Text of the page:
The Student News Site of Fluvanna County High School

The Fluco Beat

The Student News Site of Fluvanna County High School

The Fluco Beat

The Student News Site of Fluvanna County High School

The Fluco Beat

Molly Cook
A group of individuals wearing (presumably) fast fashion. Image created by Bing Image Creator. Photo courtesy of Molly Cook.

Fast Fashion Flaws

Constantly wanting to keep up with trends seems to be a dilemma some Gen Z and Millennial women face. Inexpensive clothes–or clothes that often have sales or deals–are easy to find, especially with the emergence of Shein and Temu, which sell fad clothes that appear similar to those at Forever 21 or Zara for a fraction of the price.

What many buyers don’t realize, however, is that although this may sound like a steal, these clothes are generally poorly made, and at least some of the brands they sell have been accused of using unethical labor and of stealing and selling personal information from their shoppers.

Shein and Temu have recently exploded in popularity, as they are trendy, “on hand” and inexpensive, with prices averaging $3-$5 for a top. These stores are either loved, as they allow consumers to keep up with trends without spending too much money, or hated because of their unethical practices. For example, according to the Alliance for American Manufacturing, “Both companies stand accused of terrible labor practices. At best, SHEIN and Temu are likely reliant on sweatshop labor for goods. But there’s plenty of evidence that both are utilizing forced labor in their product lines, too.”

Many news sites, including CBS News, BBC, NPR, and The New York Times just to name a few, appear to agree.

“The company is now facing almost every sort of legal complaint you could imagine: labor ethics, copyright, import tax. It’s also one of the fastest-growing online retailers,” said NPR journalist Alina Selyukh in an article about Shein.

The revelations of these legal complaints has led to an increase in consumer dislike of the brands, as shown through the thousands of scathing negative reviews or internet posts from around the world. Other people who have issues with Shein or Temu are thrifters, people who go to second hand stores looking for good quality clothes or vintage items. Throughout the blooming of Shein, some people on Instagram and Tiktok have complained that Shein is taking over the shelves in thrift stores. Where thrifters could once find name-brand, used clothing for a fraction of the regular price, they are now only finding fast-fashion items with a short lifespan. Many of the items purchased off Temu, Shein, and similar sites or apps are short-lived, as the clothing is created for a quick outfit, like when a teenage girl doesn’t want to repeat outfits every couple of weeks.

The complaints about Temu are similar. Like Shein, this brand has been alleged to have poor quality products and to use forced labor, particularly members of the Muslim Uyghur minorites in China’s Xinjing province. In an article published on Blue Marble entited “How Shein and Temu get around US labor laws that ban products made with forced labor,” writer Hope O’Dell noted the following: “An estimated 100,000 Uyghurs and other ethnic minority ex-detainees in China may be working in conditions of forced labor following detention in re-education camps.” O’Dell goes on to note that 16% of cotton clothes in the U.S. had cotton from Xinjiang province.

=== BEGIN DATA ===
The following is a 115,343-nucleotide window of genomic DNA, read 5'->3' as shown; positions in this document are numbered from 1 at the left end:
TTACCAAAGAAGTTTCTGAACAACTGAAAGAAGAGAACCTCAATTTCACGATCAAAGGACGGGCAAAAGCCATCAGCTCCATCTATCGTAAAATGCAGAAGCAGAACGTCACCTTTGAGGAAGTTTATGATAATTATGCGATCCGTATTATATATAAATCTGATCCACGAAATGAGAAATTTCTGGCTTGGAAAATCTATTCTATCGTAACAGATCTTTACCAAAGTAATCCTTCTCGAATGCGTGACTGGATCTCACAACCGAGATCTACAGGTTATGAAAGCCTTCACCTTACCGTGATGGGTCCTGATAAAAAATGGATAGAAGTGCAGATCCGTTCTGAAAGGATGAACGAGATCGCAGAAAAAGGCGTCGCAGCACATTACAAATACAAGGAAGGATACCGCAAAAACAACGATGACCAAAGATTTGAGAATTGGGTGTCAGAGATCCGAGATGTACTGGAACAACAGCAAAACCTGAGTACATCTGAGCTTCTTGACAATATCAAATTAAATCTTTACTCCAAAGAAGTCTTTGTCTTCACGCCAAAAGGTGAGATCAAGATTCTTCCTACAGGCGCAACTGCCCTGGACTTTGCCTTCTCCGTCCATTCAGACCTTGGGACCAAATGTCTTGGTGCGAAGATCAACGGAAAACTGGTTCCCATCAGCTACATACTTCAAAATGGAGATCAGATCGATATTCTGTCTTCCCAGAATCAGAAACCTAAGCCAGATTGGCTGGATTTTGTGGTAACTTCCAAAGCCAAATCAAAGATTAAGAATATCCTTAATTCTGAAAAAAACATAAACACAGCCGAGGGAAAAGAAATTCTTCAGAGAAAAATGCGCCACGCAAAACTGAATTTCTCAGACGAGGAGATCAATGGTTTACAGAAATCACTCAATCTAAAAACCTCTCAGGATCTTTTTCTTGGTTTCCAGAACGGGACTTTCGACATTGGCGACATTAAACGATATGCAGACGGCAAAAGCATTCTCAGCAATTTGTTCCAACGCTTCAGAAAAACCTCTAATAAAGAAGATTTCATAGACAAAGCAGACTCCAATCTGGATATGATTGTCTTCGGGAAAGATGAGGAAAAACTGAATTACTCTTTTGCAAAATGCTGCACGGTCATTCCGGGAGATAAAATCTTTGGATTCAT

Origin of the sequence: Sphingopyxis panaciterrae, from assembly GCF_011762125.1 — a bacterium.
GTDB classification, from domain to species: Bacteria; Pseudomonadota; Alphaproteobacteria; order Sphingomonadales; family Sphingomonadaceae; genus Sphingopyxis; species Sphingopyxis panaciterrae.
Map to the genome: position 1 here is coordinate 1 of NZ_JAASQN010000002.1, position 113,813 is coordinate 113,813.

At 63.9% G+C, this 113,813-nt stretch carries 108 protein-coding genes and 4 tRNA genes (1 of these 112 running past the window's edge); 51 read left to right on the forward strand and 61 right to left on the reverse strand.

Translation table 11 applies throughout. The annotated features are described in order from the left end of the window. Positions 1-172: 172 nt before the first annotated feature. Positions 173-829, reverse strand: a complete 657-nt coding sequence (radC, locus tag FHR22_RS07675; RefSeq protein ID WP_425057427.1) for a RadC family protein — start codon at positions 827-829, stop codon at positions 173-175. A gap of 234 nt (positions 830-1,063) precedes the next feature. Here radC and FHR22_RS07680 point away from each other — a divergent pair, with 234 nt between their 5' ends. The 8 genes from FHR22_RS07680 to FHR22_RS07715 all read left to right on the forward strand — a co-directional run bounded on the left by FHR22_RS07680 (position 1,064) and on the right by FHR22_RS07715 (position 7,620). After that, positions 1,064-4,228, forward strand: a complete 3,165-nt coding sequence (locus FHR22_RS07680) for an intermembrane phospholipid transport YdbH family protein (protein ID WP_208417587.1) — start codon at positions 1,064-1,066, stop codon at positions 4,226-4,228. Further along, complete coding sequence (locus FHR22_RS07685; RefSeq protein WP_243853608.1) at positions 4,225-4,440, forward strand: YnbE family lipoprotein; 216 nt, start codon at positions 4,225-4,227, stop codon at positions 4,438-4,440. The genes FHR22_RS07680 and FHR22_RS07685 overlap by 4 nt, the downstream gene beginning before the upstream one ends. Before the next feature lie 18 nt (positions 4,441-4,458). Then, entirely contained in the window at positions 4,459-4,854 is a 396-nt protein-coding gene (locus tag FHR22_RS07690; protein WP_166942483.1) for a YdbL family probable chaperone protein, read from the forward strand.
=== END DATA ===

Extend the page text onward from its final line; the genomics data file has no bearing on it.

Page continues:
CBS News and BBC have both written articles about Temu that focus on their alleged lack of safe working conditions and use of unethical labor. The BBC notes that Temu is proud to “slay the e-commerce dragons from the United States, like Amazon.” Since Temu’s boom in business, they have gained a net worth of $150 billion, much of it allegedly on the backs of those who work in the equivalet of sweatshops.

So some argue that Temu gains while customers lose greatly, particularly in the form of a loss of privacy. There are many claims that Temu has stolen information, including names, phone numbers, and social security numbers, from its buyers. CBS News has tied this information gathering to their location in China. This raises concerns for scammers or other online frauds, as Temu collects a large amount of data.

“They build a file on you,” said Steve Bernas, CEO of Chicago’s Better Business Bureau (a non-profit dedicated to increasing marketplace trust). Dorothy Tucker, a journalist at CBS 2 in Chicago, also added, “What’s yours is likely to become Temu’s.”

Concern is still continuing to grow, as more and more information on these fast fashion brands are being uncovered. Some consumers just shrug, focusing on getting a good deal. But making informed choices and thinking about the impact you can make by choosing to not support brands like Temu and Shein is crucial, including to the environment. In an article on, reporter Rashmila Maiti notes that “According to the UN Environment Programme (UNEP), the [fast fashion] industry is the second-biggest consumer of water and is responsible for about 10% of global carbon emissions–more than all international flights and maritime shipping combined.”

Ultimately, the dominance of brands like Temu and Shein seems unlikely to lessen until consumers realize that fast fashion may not be all its cracked up to be.

“Even though [fast fashion] is cheap and I don’t enjoy spending a lot of money, the quality of the products and clothing items are poor.” said junior Marley Rochester. “[The outfits] are so cute, but make me itchy and don’t last long.”

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